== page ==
The Valentines: Happy Girl Lucky Paperback – 7 Feb 2019
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PRAISE FOR GEEK GIRL:
“Harriet's comical and cringeworthy misadventures in the world of fashion are guaranteed to get you laughing.” The Week Junior
“You can't fail to like Harriet.” Parents in Touch
"A smart, sassy and very funny debut." The Bookseller
"Loved GEEK GIRL. Wise, funny and true, with a proper nerd heroine you're laughing with as much as at. Almost." James Henry, writer of Smack the Pony and Green Wing
"A feel-good satisfying gem that will have teens smiling from cover to cover, and walking a little taller after reading" Books for Keeps
“I would highly recommend Geek Girl to anyone who likes a good laugh and enjoys a one-of-a-kind story.” Mia, Guardian Children’s Books website
Hilarious new romantic-comedy books for the Instagram generationSee all Product description
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I was very quickly drawn into Hope's world in Happy Girl Lucky and found her to be an adorable main character. She's not perfect; she's ditzy and has her head in the clouds, but that's what makes her such an interesting narrator! The story moved at a good pace which is what kept me reading on and on, and it touches upon some heavier topics that many teenagers deal with relating to dysfunctional families and first love. That said, Hope's love interest was...interesting!
Going into this book, I did expect to like it, but I didn't expect it to necessarily be a five star read, but I was so pleasantly surprised and couldn't put it down! It's the perfect read for younger teens right the way through to adults, so I'd definitely recommend it.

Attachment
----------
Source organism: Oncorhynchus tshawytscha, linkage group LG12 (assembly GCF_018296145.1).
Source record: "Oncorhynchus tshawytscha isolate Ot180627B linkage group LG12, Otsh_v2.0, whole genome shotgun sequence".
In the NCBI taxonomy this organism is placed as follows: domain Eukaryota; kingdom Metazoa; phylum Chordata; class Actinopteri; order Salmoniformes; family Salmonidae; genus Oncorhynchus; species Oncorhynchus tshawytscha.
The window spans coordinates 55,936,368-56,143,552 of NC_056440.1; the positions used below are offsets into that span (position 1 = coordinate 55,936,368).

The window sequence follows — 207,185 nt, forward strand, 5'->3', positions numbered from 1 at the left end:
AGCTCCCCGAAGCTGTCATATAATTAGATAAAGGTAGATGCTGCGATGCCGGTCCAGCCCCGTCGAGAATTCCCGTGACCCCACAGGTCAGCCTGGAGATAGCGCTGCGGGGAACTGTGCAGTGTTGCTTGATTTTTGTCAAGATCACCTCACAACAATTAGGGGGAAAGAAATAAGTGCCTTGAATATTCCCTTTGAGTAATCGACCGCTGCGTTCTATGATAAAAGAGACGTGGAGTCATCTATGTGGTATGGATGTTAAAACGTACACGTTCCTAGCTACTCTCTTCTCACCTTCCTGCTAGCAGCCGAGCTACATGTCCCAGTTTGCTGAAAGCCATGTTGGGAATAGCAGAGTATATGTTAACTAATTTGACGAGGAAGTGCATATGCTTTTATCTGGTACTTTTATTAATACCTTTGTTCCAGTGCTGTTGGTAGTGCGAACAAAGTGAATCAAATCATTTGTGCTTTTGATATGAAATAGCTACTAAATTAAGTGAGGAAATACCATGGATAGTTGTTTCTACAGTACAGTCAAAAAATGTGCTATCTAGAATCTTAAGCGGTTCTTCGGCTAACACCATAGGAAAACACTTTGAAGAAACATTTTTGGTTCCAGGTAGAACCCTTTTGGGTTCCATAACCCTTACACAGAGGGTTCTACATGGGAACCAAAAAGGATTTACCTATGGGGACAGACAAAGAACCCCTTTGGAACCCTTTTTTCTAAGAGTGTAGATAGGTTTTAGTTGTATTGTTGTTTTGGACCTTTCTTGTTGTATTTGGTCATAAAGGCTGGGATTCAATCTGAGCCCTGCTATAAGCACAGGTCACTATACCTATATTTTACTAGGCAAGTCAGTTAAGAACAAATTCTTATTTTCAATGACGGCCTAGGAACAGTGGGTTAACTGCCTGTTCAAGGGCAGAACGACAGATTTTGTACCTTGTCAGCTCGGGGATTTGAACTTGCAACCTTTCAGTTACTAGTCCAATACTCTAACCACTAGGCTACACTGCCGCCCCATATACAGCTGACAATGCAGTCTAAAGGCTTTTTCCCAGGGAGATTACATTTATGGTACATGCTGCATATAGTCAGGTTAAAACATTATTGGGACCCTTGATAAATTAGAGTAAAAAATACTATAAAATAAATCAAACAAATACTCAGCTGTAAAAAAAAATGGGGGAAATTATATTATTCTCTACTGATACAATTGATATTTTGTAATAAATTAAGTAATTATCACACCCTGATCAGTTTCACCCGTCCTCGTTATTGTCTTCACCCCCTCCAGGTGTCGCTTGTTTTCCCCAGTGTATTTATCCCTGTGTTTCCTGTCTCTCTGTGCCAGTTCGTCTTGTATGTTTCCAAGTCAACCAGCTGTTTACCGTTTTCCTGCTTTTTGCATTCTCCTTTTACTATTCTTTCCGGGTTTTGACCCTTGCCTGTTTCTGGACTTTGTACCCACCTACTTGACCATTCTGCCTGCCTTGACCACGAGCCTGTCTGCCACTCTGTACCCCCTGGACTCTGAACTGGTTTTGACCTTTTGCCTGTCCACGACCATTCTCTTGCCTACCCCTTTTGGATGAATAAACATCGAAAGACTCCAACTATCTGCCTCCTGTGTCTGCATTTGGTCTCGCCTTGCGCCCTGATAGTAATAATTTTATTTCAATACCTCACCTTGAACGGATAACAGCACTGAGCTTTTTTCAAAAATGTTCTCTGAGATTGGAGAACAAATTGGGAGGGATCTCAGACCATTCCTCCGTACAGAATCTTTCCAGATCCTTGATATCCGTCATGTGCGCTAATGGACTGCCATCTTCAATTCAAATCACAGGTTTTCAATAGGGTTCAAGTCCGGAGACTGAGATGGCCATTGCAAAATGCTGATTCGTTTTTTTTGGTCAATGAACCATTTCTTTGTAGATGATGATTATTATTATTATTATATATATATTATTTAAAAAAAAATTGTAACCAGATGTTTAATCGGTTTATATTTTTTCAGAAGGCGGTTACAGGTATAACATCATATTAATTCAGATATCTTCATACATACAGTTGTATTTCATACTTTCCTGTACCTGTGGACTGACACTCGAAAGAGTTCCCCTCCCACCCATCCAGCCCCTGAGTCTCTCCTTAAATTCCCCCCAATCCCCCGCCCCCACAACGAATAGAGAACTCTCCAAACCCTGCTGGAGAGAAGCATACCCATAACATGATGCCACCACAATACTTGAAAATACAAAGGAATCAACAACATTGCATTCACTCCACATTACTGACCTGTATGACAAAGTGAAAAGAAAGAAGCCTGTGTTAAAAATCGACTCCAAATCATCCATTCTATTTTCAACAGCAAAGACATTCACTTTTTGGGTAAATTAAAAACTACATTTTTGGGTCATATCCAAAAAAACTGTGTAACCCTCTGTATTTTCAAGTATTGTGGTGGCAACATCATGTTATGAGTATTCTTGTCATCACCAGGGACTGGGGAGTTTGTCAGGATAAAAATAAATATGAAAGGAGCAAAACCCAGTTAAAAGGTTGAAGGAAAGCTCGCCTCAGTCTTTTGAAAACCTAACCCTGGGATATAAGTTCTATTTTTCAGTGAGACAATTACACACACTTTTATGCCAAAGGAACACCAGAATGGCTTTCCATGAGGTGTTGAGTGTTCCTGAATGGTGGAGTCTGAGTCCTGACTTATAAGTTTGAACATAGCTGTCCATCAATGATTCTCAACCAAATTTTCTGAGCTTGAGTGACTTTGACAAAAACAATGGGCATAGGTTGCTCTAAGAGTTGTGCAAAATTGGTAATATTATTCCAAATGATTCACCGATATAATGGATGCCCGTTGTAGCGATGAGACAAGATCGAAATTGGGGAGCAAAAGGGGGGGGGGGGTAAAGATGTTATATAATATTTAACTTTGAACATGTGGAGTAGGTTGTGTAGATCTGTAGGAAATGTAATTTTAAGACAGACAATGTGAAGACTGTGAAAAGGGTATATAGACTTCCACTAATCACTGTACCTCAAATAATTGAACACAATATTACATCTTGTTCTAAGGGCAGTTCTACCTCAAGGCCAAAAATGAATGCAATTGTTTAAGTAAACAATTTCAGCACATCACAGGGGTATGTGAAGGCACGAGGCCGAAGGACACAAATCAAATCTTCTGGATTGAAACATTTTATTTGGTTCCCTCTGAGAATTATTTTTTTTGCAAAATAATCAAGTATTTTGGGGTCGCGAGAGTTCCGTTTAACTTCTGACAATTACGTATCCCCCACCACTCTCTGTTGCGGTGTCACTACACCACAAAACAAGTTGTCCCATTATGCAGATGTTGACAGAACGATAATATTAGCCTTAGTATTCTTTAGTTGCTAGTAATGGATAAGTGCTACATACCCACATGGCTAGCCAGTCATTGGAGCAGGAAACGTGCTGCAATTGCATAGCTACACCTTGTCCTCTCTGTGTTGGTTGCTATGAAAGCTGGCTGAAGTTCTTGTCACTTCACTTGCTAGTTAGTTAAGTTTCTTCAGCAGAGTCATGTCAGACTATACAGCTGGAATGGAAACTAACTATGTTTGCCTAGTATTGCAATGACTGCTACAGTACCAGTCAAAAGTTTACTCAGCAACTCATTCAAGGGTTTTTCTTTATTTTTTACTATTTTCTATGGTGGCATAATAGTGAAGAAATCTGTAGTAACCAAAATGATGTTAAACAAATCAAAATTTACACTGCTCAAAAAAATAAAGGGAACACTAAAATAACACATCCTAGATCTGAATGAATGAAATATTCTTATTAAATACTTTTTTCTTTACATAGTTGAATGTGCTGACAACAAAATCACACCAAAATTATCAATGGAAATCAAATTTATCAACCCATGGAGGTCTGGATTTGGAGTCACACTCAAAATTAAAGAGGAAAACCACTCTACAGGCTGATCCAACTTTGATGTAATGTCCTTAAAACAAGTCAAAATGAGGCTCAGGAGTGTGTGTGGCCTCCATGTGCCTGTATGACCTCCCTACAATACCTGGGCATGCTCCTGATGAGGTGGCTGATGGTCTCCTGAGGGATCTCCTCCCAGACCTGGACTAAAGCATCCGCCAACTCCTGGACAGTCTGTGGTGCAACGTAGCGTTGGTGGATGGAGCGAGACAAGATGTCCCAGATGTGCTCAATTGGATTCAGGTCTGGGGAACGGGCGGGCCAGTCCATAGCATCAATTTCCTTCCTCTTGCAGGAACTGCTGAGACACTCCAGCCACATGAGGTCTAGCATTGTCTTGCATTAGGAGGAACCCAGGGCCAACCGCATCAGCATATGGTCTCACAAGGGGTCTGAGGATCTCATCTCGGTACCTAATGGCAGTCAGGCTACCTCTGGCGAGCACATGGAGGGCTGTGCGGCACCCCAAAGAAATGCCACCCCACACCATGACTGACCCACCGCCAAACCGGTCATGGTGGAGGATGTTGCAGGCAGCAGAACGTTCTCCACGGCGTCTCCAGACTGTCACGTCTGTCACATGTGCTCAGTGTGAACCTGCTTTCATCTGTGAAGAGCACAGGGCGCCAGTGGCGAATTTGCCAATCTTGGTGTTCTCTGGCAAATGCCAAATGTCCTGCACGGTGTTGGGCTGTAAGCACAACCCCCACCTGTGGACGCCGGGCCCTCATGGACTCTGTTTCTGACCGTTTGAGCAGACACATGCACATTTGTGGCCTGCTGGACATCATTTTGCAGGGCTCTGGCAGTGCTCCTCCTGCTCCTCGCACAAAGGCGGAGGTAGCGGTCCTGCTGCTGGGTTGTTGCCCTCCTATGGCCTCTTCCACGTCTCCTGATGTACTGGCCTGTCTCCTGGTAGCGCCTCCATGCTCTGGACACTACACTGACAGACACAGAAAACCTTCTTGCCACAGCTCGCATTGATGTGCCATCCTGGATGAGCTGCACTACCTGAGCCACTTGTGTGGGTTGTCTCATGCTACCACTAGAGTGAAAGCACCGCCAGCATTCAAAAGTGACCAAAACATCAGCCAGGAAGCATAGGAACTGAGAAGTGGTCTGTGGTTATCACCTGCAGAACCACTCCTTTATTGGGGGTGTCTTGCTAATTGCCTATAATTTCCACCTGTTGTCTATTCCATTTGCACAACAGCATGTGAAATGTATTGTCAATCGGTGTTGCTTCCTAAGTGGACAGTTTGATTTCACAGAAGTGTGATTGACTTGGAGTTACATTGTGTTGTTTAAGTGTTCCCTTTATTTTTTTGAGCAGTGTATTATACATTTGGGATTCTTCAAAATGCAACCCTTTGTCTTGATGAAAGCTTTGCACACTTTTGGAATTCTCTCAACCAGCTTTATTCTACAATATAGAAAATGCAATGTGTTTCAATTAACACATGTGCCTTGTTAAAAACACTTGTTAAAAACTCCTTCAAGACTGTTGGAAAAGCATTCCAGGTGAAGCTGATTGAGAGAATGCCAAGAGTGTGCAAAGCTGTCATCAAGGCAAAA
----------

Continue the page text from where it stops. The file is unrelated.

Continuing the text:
I’m a huge fan of Holly’s writing and have been a champion of her Geek Girl series, whose protagonist Harriet was the geekiest of adorable geeks and you couldn’t help but love her.
The Valentines Sisters therefore had big boots to fill and it’s a good thing they can afford the best boots out there.
We start with the story of the youngest sister, Hope.
Fifteen year old Hope has grown up in a famous family - her parents met on the set of a film - but out of the limelight. The Valentines have a family rule that have seen her coddled and protected from the media until she turns sixteen and Hope can’t wait.
She lives out her days fighting with her sisters, stealing their clothes, being tutored at home and daydreaming that she is part of an epic love movie. Hope’s daydreams appears in the novel as mini scripts complete with wistful actions and declarative dialogue. Hope lives up to her name - she falls in “love” freely and frequently. It’s just a shame the boys don’t always follow the script.
Hope is hopelessly naive at times, she is a horoscope devotee and I have to admit, as well as wanting to give her a big hug I also wanted to shake her a few times - you know gently and just so she doesn’t get hurt. Hope herself says it’s a doggy-dog world but she doesn’t seem to quite grasp what that means (Geek Girl’s Harriet’s eye would be twitching at some of the phrases Hope comes out with).